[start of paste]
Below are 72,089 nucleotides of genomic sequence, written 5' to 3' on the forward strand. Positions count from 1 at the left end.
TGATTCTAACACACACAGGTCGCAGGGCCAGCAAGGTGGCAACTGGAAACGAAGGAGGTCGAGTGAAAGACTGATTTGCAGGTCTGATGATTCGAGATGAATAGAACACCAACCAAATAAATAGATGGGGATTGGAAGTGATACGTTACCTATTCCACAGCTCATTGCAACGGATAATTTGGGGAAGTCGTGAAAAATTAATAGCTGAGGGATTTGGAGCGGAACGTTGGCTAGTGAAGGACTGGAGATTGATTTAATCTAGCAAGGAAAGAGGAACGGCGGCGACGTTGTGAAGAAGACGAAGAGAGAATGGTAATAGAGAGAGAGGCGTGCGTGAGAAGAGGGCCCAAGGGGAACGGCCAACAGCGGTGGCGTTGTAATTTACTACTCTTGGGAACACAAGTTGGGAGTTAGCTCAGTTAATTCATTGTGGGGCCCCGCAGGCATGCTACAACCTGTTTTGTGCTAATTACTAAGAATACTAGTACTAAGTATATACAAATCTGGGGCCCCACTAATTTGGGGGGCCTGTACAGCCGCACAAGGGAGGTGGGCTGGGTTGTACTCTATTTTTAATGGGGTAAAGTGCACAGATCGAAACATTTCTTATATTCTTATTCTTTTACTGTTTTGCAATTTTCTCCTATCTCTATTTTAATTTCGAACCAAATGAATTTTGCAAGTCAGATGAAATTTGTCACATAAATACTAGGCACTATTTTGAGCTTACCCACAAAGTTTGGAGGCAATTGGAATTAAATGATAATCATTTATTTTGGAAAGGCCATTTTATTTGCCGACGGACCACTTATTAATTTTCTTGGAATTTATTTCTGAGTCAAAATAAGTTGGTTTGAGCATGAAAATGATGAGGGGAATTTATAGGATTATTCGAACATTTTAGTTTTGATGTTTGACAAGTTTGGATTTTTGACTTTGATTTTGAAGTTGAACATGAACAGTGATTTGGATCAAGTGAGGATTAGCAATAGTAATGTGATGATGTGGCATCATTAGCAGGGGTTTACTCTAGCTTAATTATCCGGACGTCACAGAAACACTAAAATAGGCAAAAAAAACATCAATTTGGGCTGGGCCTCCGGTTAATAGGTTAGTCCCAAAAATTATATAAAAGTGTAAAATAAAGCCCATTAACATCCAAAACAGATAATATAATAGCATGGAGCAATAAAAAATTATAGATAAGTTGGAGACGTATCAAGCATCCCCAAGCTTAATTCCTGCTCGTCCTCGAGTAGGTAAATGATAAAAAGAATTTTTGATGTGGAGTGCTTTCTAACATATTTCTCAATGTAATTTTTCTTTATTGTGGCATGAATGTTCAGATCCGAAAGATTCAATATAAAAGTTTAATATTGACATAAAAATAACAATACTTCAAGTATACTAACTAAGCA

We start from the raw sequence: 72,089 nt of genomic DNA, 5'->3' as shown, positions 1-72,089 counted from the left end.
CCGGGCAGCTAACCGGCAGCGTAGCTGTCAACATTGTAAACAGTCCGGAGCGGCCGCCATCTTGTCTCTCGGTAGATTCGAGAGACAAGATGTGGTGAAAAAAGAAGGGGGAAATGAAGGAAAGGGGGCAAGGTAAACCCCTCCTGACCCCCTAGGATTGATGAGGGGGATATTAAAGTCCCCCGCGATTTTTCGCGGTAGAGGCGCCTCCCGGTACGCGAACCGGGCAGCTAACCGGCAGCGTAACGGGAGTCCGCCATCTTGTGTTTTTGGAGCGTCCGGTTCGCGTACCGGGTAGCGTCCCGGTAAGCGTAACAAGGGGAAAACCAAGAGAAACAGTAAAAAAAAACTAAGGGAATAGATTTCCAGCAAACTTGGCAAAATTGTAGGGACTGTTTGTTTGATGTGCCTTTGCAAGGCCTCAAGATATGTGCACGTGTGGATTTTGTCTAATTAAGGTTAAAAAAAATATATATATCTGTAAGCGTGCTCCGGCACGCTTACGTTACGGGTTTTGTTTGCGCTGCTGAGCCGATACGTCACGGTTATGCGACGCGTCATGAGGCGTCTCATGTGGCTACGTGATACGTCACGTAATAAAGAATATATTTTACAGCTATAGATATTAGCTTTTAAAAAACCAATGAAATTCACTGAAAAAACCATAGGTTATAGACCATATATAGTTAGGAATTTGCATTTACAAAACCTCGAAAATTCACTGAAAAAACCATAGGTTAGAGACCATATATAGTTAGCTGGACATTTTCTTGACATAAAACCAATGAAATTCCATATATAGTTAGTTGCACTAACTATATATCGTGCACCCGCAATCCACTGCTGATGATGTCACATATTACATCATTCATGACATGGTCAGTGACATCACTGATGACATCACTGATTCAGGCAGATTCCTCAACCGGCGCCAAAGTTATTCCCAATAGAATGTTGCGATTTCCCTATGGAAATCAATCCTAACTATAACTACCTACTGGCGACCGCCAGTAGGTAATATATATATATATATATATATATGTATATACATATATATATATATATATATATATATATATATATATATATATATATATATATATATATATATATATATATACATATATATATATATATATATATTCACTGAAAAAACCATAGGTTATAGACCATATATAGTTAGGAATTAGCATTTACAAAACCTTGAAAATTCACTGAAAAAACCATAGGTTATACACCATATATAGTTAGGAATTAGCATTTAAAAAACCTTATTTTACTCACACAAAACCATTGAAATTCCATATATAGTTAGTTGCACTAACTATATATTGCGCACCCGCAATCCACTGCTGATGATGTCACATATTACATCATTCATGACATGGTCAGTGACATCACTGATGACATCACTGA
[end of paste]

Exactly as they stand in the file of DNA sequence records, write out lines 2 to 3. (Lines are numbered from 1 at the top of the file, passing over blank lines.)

TGATTCTAACACACACAGGTCGCAGGGCCAGCAAGGTGGCAACTGGAAACGAAGGAGGTCGAGTGAAAGACTGATTTGCAGGTCTGATGATTCGAGATGAATAGAACACCAACCAAATAAATAGATGGGGATTGGAAGTGATACGTTACCTATTCCACAGCTCATTGCAACGGATAATTTGGGGAAGTCGTGAAAAATTAATAGCTGAGGGATTTGGAGCGGAACGTTGGCTAGTGAAGGACTGGAGATTGATTTAATCTAGCAAGGAAAGAGGAACGGCGGCGACGTTGTGAAGAAGACGAAGAGAGAATGGTAATAGAGAGAGAGGCGTGCGTGAGAAGAGGGCCCAAGGGGAACGGCCAACAGCGGTGGCGTTGTAATTTACTACTCTTGGGAACACAAGTTGGGAGTTAGCTCAGTTAATTCATTGTGGGGCCCCGCAGGCATGCTACAACCTGTTTTGTGCTAATTACTAAGAATACTAGTACTAAGTATATACAAATCTGGGGCCCCACTAATTTGGGGGGCCTGTACAGCCGCACAAGGGAGGTGGGCTGGGTTGTACTCTATTTTTAATGGGGTAAAGTGCACAGATCGAAACATTTCTTATATTCTTATTCTTTTACTGTTTTGCAATTTTCTCCTATCTCTATTTTAATTTCGAACCAAATGAATTTTGCAAGTCAGATGAAATTTGTCACATAAATACTAGGCACTATTTTGAGCTTACCCACAAAGTTTGGAGGCAATTGGAATTAAATGATAATCATTTATTTTGGAAAGGCCATTTTATTTGCCGACGGACCACTTATTAATTTTCTTGGAATTTATTTCTGAGTCAAAATAAGTTGGTTTGAGCATGAAAATGATGAGGGGAATTTATAGGATTATTCGAACATTTTAGTTTTGATGTTTGACAAGTTTGGATTTTTGACTTTGATTTTGAAGTTGAACATGAACAGTGATTTGGATCAAGTGAGGATTAGCAATAGTAATGTGATGATGTGGCATCATTAGCAGGGGTTTACTCTAGCTTAATTATCCGGACGTCACAGAAACACTAAAATAGGCAAAAAAAACATCAATTTGGGCTGGGCCTCCGGTTAATAGGTTAGTCCCAAAAATTATATAAAAGTGTAAAATAAAGCCCATTAACATCCAAAACAGATAATATAATAGCATGGAGCAATAAAAAATTATAGATAAGTTGGAGACGTATCAAGCATCCCCAAGCTTAATTCCTGCTCGTCCTCGAGTAGGTAAATGATAAAAAGAATTTTTGATGTGGAGTGCTTTCTAACATATTTCTCAATGTAATTTTTCTTTATTGTGGCATGAATGTTCAGATCCGAAAGATTCAATATAAAAGTTTAATATTGACATAAAAATAACAATACTTCAAGTATACTAACTAAGCA

We start from the raw sequence: 72,089 nt of genomic DNA, 5'->3' as shown, positions 1-72,089 counted from the left end.